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29 May 12

The Last Push for Rio

The Rio+20 Summit is less than a month away. Policymakers and civil society representatives have been advocating for the inclusion of the nexus approach in “The Future We Want”, the outcome document of the negotiations — by Olimar Maisonet-Guzmán

The last push for the inclusion of the nexus will take place during the Rio+20 Dialogues, where members of civil society will meet to propose recommendations for sustainable development.

The need to improve water, energy and food security for a growing population increases existing pressures on natural resources. Agricultural production is expected to increase 70 percent by 2050. Energy production is expected to increase by 50 percent as well. Both increasing demands will translate into increasing demands for water and land resources. Climate change is expected to aggravate pressure on natural resources by affecting water availability and land productiveness. According to experts, a nexus approach is needed to promote climate mitigation measures (e.g. forest conservation), increase water efficiency (e.g. more value per drop), and promote adaptation measures (e.g. water-saving irrigation).

Olimar Maisonet-Guzmán

is a 2011 Boren Fellow and a member of the SustainUS Youth Delegation that will participate in the Rio+20 Earth Summit. She is currently in Brazil studying water and energy policy, with a particular focus on hydropower development in the Amazon. She is one of the facilitators for the Rio+20 Water Dialogues.

During the last week of May, the Rio+20 Co-Chairs proposed a new draft text to accelerate the negotiation process. The new version includes some concrete proposals in terms of water management, sustainable energy production, and food security. However, it still lacks a clear reference to the water-energy-food security nexus.

Ongoing discussions are taking places between civil society representatives in the form of the Rio+20 Online Dialogues. The Rio+20 Online Dialogues are hosted by UNDP and the Government of Brazil. Civil society representatives are advocating for a clear reference to the nexus. For example, one of the proposed recommendations to elevate the importance of the WEF nexus is the integrated management of water-energy land policy. The recommendation states:

“Sustainability requires joint consideration of the crucial need for water, food and energy security. Through an integrated approach we can ensure a clear understanding of interplays and trade-offs, and to identify policies that will maximize benefits and minimize negative impacts. World leaders should reject narrow single-issue approaches – even if they seem more politically viable – and encourage integrated thinking at all scales, from the local to the global.” – Water Dialogue.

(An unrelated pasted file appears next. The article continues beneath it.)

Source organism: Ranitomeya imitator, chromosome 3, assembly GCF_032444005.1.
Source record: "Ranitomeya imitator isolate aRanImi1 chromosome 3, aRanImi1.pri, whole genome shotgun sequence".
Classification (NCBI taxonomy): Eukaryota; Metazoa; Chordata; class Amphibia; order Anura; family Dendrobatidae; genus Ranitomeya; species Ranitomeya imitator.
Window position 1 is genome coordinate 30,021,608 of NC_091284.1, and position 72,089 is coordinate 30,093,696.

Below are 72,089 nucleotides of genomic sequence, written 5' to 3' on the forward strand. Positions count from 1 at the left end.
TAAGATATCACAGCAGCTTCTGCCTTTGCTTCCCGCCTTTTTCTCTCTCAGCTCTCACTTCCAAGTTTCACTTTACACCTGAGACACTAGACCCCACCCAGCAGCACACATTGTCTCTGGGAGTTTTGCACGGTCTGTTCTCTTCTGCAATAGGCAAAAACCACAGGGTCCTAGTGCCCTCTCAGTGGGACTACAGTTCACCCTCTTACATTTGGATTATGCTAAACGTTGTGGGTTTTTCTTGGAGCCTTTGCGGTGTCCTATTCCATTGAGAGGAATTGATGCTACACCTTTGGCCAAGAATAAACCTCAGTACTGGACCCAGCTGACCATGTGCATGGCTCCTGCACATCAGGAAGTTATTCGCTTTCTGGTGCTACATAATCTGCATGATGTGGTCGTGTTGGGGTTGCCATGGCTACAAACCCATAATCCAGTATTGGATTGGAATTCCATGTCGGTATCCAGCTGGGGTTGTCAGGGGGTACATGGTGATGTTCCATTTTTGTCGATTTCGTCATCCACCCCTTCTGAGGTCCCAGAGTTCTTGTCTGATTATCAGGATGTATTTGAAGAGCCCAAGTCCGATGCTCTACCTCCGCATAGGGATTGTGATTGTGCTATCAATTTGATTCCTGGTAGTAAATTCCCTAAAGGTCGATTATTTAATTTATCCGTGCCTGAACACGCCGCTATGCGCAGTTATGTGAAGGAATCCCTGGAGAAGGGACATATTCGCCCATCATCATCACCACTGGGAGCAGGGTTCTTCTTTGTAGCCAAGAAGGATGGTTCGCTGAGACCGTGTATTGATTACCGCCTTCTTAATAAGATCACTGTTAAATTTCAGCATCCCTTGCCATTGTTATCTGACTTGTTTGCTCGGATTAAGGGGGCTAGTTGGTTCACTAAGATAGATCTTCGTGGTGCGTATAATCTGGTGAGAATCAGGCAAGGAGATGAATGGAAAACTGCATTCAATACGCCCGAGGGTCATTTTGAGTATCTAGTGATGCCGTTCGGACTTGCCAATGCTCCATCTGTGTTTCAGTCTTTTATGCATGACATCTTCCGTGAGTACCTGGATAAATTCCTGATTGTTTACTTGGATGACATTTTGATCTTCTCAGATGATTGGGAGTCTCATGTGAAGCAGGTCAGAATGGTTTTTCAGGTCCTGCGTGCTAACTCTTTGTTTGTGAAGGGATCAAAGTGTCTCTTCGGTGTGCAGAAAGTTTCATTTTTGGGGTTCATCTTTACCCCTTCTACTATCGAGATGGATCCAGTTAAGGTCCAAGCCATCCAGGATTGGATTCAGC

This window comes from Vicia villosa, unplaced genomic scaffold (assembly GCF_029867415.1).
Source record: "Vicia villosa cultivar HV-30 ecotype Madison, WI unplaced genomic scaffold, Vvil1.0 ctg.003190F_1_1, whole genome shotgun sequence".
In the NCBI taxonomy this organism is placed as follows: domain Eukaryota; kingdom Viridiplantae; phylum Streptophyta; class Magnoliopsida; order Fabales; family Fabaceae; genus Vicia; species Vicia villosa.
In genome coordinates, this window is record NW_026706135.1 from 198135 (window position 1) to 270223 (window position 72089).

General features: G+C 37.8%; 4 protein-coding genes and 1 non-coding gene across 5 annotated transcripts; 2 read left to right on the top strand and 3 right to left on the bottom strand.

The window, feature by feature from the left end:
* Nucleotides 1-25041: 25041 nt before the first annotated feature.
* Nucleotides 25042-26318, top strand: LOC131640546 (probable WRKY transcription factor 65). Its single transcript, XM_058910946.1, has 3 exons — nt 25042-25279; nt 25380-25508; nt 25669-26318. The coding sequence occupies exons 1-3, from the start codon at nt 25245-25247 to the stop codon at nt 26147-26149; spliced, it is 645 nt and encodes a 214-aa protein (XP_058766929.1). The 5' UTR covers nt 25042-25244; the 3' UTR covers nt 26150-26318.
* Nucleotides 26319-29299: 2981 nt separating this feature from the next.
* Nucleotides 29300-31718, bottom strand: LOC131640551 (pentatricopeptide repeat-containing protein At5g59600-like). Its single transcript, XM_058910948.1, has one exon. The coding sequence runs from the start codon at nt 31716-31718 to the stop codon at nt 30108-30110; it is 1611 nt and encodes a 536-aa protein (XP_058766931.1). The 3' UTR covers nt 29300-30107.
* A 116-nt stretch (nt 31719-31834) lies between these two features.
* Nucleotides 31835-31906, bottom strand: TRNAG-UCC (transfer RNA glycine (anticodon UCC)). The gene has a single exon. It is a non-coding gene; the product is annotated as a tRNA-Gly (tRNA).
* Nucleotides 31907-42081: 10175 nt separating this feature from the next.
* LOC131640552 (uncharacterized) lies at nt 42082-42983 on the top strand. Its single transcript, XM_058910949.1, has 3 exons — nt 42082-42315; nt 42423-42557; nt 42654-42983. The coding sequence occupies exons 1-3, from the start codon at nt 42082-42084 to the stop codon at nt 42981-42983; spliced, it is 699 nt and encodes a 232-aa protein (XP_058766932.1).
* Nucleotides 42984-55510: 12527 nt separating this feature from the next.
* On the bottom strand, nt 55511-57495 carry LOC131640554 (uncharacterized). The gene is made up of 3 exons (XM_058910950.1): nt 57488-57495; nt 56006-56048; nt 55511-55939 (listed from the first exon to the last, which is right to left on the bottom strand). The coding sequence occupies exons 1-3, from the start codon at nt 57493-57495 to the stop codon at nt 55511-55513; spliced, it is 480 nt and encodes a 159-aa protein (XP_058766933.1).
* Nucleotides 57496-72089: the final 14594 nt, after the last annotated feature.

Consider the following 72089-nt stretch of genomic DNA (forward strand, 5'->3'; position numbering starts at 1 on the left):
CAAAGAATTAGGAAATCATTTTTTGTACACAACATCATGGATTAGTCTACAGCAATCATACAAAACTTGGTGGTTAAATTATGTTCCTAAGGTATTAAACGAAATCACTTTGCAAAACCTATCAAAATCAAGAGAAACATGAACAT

If you are interested in supporting the inclusion of the nexus as one of the proposals that will be presented to Member States, you will need to join the Rio Dialogues and vote for recommendations to promote a sustainable use of our natural resources. You have until June 3 to review and support recommendations.

Related News

In Preparation of Rio+20

The Rio Dialogues have set up a website to vote which challenges are most urgent and which solution approaches are most promising.

NEXUS in the Media

17 Sep 13


The rapid expansion of coal energy projects in China, experts say, threatens another already-scarce resource in the country: water. - A World Resources Institute (WRI) report has found that over half of China’s 363 planned coal-fired power plants - which use large quantities of water to produce steam to drive turbines, and for cooling - are to be built in areas with high or extremely high water stress. Another investigation by Greenpeace earlier this year revealed that China’s largest coal chemical company – which converts coal to liquid fuels - is using scarce water and polluting much of what remains in rural Inner Mongolia. The company has admitted to many of these negative impacts, researchers say, but has yet to share any plans to change, and in fact says it plans to expand production.

13 Nov 13


Green energy is a good idea. However, even the production of green energy has an impact on the environment: Millions of acres of conservation land have been wiped out, habitats destroyed and water supplies polluted as farmers strived to plant corn for ethanol prodction, an Associated Press investigation found


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